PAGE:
“It’s more incredible than anything we could have imagined,” said Deborah Rosen, community program coordinator with the Jewish Federation of Greater MetroWest NJ.
In 2019, the federation spread the word that it was seeking dentists to provide complimentary dental care to Holocaust survivors. RSDM Periodontics Professor Howard Drew, D.M.D., seized the opportunity. “My wife Ina and I are honored to fund such a meaningful program!” Drew said.
When federation members toured RSDM’s facility last month, Chief Operating Officer Andrea West announced that the Drews had doubled their pledge, to $200,000. “Ina and I are fully committed to this program,” Drew said. “Nothing would make us happier than to continue to provide funding as more survivors seek treatment.”
While Dr. Drew was motivated by his profession, the decision to fund the project was also deeply personal. His 96-year-old mother, Esther, and late father, Martin, both endured years of concentration camps during World War II. His parents met in a displaced persons camp at the end of the war and were happily married for 49 years.
In partnership with the federation, RSDM developed a program that entails specialized training of faculty and students to treat Holocaust survivors. It includes a dental navigator protocol to help patients schedule appointments and get answers to questions. The program removes any financial or procedural stresses, Drew noted.
Faculty initially underwent person-centered, trauma-informed care (PCTI) training provided by the federation. Nearly 240 third- and fourth-year D.M.D. candidates went through the PCTI training, and RSDM recently incorporated it into the curriculum, West said. Among other things, PCTI teaches students how to navigate conversations with Holocaust survivors with thoughtfulness and sensitivity.
“We want to treat these patients with the utmost respect and admiration,” Drew said. “Values you learn through this program make you a better person and a better clinician.”
“One of the best things about the Holocaust project is that it has introduced faculty, staff and students to the history of the Holocaust through the lens of the survivors,” Drew said. He noted that throughout childhood, his father had been hesitant to discuss the Holocaust, likely to shield him and his siblings from the horrific reality.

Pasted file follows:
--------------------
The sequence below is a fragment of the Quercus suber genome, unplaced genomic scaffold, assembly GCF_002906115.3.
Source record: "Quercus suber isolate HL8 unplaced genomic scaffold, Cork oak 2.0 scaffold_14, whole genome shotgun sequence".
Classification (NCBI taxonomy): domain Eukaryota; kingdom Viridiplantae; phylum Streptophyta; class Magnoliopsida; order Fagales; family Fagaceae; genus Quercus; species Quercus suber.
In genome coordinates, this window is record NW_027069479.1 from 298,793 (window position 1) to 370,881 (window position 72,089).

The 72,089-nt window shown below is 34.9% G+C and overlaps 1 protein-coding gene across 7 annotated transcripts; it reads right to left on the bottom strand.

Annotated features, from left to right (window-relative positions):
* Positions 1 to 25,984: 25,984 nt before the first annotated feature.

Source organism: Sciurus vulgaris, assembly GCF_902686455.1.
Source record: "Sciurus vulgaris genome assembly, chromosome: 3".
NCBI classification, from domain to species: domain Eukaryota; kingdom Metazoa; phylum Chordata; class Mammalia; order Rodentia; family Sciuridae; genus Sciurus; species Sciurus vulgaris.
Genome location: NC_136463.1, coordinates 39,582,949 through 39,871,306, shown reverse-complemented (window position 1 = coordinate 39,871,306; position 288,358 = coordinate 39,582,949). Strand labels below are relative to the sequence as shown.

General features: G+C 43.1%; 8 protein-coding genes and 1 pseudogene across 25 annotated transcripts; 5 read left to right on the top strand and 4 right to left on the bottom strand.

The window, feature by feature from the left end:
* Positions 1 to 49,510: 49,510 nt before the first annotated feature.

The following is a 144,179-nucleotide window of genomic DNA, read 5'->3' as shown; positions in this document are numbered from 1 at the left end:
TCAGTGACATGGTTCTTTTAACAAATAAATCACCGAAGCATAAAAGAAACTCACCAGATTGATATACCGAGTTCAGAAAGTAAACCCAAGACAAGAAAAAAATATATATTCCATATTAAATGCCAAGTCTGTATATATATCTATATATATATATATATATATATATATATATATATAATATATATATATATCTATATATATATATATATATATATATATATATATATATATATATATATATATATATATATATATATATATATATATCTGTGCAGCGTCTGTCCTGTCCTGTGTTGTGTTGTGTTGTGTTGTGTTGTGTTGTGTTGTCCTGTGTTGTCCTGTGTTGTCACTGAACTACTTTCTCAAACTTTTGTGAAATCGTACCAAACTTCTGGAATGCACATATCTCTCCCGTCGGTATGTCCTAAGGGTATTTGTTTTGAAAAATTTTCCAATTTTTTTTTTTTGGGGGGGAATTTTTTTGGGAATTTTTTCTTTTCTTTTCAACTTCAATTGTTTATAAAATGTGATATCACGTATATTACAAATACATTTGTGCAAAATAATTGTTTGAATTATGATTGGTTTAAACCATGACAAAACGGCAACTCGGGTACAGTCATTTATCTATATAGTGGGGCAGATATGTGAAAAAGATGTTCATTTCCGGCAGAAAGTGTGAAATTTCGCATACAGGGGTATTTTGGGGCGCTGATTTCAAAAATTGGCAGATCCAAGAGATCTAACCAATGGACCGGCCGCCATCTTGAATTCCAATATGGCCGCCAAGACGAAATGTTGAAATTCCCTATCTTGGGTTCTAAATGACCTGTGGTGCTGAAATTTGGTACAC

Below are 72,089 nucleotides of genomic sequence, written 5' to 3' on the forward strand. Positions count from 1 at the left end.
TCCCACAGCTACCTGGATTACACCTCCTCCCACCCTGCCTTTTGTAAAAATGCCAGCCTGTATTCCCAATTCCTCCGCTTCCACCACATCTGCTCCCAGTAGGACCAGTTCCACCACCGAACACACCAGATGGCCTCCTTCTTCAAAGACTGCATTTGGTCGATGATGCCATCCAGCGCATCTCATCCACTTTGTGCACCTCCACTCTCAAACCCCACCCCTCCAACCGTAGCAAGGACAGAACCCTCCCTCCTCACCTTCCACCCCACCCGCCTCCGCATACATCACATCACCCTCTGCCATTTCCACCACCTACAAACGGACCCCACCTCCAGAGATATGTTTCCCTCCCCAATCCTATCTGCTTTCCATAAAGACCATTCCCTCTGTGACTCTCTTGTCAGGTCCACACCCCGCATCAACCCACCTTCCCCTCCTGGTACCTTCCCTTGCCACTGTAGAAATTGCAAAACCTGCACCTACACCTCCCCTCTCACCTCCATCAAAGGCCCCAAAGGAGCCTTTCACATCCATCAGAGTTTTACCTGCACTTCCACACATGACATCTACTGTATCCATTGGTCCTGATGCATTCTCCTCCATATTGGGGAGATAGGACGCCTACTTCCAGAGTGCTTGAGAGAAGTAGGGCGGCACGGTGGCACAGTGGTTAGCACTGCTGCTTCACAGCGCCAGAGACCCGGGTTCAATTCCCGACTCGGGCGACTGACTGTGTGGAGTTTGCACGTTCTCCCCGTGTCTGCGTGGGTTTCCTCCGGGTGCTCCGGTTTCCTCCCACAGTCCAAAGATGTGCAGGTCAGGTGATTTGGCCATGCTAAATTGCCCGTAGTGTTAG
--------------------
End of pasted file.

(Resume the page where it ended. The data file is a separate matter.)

An estimated 80,000 Holocaust survivors resided in the U.S. as of 2019, according to the Jewish Federations of North America. The majority are aged 85 and older, and nearly 35% live below the poverty level, the Administration for Community Living reported. Social isolation, poor health, and depression are common among the population.
When patients arrive for care, “they get VIP-treatment,” he said. The school’s atmosphere is welcoming. Patients “really light up around the youthful residents and D.M.D. candidates.” One of the program’s goals is to alleviate the survivors’ feeling of isolation, he noted.
Because the Holocaust deprived survivors of adequate food and dental care for years, “a lot of the cases we see are incredibly challenging,” Drew said. RSDM has a postdoctoral center where specialists consult and collaborate on treatment plans. Having a centralized treatment space eases the burden for patients, many of whom have limited mobility.
While D.M.D candidates perform basic treatment, complex procedures are delegated to residents in dental specialties, and all care is supervised by faculty, Drew said.
Holocaust survivors interested in treatment at RSDM are encouraged to call the dedicated phone line, 973-972-5304 “and begin personalized and thoughtful treatment,” Drew said.